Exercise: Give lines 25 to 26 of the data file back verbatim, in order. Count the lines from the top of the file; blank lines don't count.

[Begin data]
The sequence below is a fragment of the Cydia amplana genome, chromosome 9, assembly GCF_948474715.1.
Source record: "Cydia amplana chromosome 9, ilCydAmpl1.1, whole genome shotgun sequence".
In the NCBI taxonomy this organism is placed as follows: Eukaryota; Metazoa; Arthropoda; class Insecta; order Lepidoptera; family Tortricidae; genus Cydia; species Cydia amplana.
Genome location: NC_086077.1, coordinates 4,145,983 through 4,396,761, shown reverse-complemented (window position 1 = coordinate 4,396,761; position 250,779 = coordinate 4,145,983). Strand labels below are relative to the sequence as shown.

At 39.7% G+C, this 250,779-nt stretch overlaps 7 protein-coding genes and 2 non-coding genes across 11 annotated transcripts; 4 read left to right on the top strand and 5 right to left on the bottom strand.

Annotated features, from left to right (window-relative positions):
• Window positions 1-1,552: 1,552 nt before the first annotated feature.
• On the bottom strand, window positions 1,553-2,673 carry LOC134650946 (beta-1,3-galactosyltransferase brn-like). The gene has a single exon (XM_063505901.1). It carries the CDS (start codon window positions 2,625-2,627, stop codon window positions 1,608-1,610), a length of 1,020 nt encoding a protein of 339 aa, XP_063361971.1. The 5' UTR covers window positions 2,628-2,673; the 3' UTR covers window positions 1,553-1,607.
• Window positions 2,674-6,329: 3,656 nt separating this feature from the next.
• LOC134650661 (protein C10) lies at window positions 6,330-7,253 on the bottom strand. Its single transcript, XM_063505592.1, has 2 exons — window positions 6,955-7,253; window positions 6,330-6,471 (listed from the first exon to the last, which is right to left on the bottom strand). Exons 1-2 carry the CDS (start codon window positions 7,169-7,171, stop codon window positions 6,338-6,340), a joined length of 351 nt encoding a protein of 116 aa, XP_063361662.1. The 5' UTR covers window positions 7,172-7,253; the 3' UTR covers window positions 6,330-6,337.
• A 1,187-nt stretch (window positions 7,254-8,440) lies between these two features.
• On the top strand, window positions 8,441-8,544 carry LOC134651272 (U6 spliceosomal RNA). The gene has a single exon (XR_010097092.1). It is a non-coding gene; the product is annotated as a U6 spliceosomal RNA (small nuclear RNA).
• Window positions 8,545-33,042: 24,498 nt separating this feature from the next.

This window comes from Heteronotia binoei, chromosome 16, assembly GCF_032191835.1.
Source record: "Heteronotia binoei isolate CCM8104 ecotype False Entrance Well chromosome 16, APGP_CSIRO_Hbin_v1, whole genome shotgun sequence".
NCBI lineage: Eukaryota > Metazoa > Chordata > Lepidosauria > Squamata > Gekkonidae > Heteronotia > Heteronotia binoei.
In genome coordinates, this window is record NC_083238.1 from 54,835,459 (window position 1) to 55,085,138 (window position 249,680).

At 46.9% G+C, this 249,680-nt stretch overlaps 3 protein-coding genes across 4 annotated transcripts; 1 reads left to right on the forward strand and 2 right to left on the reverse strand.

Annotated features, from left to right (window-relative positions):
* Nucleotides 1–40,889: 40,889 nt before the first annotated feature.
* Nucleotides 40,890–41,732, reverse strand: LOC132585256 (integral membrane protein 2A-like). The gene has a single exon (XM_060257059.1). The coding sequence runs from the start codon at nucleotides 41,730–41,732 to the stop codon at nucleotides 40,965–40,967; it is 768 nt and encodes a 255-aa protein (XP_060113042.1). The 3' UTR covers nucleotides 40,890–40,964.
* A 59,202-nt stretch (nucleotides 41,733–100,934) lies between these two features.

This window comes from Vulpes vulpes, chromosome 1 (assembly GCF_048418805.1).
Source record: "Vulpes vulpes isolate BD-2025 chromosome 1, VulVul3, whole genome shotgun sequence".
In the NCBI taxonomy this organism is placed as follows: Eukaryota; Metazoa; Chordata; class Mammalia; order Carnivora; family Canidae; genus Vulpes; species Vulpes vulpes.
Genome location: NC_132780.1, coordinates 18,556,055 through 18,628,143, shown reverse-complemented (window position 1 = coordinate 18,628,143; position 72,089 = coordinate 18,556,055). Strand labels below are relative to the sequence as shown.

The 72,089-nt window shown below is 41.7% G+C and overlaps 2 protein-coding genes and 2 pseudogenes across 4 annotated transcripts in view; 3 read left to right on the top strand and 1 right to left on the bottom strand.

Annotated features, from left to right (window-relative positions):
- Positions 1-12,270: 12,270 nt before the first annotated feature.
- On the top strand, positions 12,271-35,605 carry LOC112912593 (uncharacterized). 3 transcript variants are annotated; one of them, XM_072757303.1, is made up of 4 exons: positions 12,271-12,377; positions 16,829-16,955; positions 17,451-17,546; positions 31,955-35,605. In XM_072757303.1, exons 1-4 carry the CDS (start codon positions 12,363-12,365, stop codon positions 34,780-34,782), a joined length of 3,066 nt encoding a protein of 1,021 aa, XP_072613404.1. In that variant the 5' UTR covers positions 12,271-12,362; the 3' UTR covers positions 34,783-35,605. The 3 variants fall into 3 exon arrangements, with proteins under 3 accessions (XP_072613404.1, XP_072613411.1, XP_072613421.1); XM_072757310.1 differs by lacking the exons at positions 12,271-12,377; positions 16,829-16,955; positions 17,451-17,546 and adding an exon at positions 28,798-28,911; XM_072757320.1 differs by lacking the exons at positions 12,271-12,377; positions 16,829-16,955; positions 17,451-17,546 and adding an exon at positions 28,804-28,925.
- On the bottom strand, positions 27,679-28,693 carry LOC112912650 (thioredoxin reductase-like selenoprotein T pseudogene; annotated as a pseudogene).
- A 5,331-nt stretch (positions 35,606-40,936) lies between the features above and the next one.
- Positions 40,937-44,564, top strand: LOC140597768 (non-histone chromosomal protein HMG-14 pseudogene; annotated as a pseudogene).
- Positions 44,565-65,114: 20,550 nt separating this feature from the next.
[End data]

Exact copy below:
In the NCBI taxonomy this organism is placed as follows: Eukaryota; Metazoa; Chordata; class Mammalia; order Carnivora; family Canidae; genus Vulpes; species Vulpes vulpes.
Genome location: NC_132780.1, coordinates 18,556,055 through 18,628,143, shown reverse-complemented (window position 1 = coordinate 18,628,143; position 72,089 = coordinate 18,556,055). Strand labels below are relative to the sequence as shown.